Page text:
My goal is to write a science fiction novel, but I don’t have the skill or discipline to finish one now. I write scenes and chapters, and then rewrite them. I spend much of my time thinking about fiction and how it’s created. I also spend a lot of time thinking and reading about the past and how we learn about it in fiction and nonfiction, films and documentaries, television shows, and even poems and songs.
When we read science fiction we read it imagining the scenes are happening in the future.
All art is communication from the past. Even when artists are creating their artwork in the present, they are inspired by the past in creating their communiqué to the future. Yet, when we experience art, we experience it in the present. Writing science fiction is hard because I’m writing a message to the future, about the future, but it’s really about their past, and my past, but perceived in some future present.
Once you start thinking about artistic temporal POV it gets as twisted as a time travel paradox.
Most readers will be thinking I’m overthinking this and say, “Quit procrastinating and go write a story about spaceships and robots.” I can crank out bad fiction all day long. Fiction is like a stage magic – full of illusions and sleight of hand. It’s easy enough to fool readers with crude make believe, but it’s damn hard to create a slick piece of storytelling magic.
My retired life is divided into three modes. The first, I spend living in the present, cooking, cleaning, having friends over for dinner, getting the hot water heater replaced, shopping for books, paying bills, etc. The second, and what I spend most of my time doing, is decoding messages from the past. The second mode happens in the present, so reading a book – the act of sitting in a chair and looking at pages – I’m still living in the first mode. In my head though, I’m decoding messages from the past. Most people never think about this, and reading a book or watching a movie is the present. It’s only when you examine how art is created that you start decoding the message from the past. My third mode of existence, which I’m working to expand, is spent coding messages to the future.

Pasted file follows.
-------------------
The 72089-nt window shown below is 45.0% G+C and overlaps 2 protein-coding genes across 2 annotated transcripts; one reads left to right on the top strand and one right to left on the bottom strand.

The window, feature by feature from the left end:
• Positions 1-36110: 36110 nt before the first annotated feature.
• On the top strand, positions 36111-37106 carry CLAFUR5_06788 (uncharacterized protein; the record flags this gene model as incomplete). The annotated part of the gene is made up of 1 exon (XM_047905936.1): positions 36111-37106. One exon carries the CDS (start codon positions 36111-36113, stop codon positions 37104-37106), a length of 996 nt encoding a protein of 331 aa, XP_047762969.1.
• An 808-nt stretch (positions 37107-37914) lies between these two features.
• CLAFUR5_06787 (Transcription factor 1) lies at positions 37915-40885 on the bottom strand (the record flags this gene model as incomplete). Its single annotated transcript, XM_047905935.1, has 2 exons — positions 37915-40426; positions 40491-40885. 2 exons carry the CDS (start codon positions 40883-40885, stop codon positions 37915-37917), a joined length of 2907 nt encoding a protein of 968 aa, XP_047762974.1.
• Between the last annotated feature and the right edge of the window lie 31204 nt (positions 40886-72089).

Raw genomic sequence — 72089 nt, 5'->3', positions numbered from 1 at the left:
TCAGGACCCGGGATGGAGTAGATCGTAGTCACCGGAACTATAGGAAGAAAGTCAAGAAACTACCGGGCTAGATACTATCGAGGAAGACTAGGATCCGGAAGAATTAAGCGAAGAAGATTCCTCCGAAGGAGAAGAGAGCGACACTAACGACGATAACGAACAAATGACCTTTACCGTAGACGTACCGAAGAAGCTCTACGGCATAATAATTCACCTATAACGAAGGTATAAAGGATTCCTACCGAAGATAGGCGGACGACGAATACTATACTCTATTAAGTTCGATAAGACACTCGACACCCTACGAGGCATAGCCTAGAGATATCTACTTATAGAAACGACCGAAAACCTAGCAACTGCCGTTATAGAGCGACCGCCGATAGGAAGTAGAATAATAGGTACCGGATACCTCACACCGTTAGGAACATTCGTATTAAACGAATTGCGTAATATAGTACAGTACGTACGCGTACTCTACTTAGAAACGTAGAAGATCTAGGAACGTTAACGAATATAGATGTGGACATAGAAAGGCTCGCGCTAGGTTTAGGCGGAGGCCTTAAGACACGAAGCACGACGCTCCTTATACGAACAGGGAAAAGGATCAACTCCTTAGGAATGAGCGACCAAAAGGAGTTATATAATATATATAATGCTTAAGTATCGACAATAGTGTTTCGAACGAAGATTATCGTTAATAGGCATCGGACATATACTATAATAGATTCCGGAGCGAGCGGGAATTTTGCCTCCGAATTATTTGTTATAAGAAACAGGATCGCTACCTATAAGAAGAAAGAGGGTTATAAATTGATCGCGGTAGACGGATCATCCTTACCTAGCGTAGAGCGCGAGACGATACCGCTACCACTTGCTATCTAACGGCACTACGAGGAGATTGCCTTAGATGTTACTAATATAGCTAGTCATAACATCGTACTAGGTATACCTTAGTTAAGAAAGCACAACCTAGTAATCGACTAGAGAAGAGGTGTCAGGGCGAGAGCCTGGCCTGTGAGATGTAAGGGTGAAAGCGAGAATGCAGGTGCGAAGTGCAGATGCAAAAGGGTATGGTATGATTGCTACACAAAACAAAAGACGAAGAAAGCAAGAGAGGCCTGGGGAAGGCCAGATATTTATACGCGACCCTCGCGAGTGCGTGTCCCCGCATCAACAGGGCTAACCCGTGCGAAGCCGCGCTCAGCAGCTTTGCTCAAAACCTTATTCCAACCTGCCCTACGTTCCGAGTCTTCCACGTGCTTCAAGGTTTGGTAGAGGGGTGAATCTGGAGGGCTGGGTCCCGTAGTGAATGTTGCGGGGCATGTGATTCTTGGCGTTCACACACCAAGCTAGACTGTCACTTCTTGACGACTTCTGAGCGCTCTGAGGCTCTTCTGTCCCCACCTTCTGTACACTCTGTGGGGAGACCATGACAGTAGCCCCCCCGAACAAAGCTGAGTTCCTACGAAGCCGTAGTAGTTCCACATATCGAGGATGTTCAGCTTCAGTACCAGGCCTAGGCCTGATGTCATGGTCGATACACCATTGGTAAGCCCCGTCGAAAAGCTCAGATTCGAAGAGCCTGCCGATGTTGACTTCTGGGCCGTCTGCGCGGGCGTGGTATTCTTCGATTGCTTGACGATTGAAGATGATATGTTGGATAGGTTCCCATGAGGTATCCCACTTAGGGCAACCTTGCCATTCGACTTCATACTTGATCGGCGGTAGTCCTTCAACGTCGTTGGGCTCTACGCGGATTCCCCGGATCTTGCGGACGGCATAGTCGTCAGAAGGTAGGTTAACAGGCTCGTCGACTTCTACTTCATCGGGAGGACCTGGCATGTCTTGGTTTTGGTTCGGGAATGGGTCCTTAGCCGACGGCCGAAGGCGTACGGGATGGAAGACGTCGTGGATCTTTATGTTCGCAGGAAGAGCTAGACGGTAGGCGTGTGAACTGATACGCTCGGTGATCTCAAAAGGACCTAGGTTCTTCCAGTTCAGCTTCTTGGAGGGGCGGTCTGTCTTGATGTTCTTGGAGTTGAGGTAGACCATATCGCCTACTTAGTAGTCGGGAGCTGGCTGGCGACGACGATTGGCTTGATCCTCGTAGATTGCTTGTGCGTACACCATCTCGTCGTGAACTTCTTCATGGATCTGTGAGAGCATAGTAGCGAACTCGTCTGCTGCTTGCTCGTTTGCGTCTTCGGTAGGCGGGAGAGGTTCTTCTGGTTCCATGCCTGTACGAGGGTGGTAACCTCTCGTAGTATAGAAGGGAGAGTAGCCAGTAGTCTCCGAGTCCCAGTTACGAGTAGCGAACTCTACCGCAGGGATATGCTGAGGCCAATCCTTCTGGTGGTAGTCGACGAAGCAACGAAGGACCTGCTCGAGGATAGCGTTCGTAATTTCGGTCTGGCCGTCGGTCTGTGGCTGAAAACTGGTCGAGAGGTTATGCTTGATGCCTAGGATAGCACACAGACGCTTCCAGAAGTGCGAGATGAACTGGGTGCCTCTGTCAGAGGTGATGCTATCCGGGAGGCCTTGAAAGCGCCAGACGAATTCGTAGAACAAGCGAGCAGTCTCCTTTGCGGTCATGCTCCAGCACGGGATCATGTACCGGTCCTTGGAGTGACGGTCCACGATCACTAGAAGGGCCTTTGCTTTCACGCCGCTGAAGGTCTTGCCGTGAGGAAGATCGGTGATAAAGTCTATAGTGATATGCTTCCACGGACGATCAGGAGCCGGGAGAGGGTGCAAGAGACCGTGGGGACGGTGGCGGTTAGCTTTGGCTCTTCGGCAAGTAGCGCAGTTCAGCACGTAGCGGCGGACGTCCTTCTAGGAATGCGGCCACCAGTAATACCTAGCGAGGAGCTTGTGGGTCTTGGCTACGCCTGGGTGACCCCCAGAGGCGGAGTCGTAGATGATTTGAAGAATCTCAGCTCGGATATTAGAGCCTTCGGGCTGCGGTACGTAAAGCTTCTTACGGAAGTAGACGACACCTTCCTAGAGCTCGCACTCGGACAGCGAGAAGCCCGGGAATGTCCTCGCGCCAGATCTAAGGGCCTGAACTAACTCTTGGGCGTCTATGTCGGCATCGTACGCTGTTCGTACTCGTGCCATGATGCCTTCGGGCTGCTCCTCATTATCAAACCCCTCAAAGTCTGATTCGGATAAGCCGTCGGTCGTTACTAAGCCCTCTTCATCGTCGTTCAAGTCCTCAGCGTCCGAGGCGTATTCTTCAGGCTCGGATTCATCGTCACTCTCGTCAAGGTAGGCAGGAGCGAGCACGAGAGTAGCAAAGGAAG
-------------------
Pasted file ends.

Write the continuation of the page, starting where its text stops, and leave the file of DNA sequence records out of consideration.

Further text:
This morning I woke up at 4:09 am. I sat in the dark (I sleep in a chair) thinking about all this.
I put on Crosby, Stills & Nash, CSN’s first album. Listening to an album on headphones in the dark before dawn is a great time to focus on music and stimulate thinking. I remember buying this album the week it was released in 1969 and how excited I was to discover it. The Byrds were my favorite group in the 1960s, and Buffalo Springfield was another favorite band, so the names David Crosby and Stephen Stills jumped out. The album blew me away back then. And as I listened to it now, I admire it greatly for its artistic construction, and find it beautiful to hear. However, the songs are fascinating. They are histories themselves, many about famous girlfriends. Or the songs have a history themselves, like “Wooden Ships” which months later appeared on the Jefferson Airplane’s Volunteers album.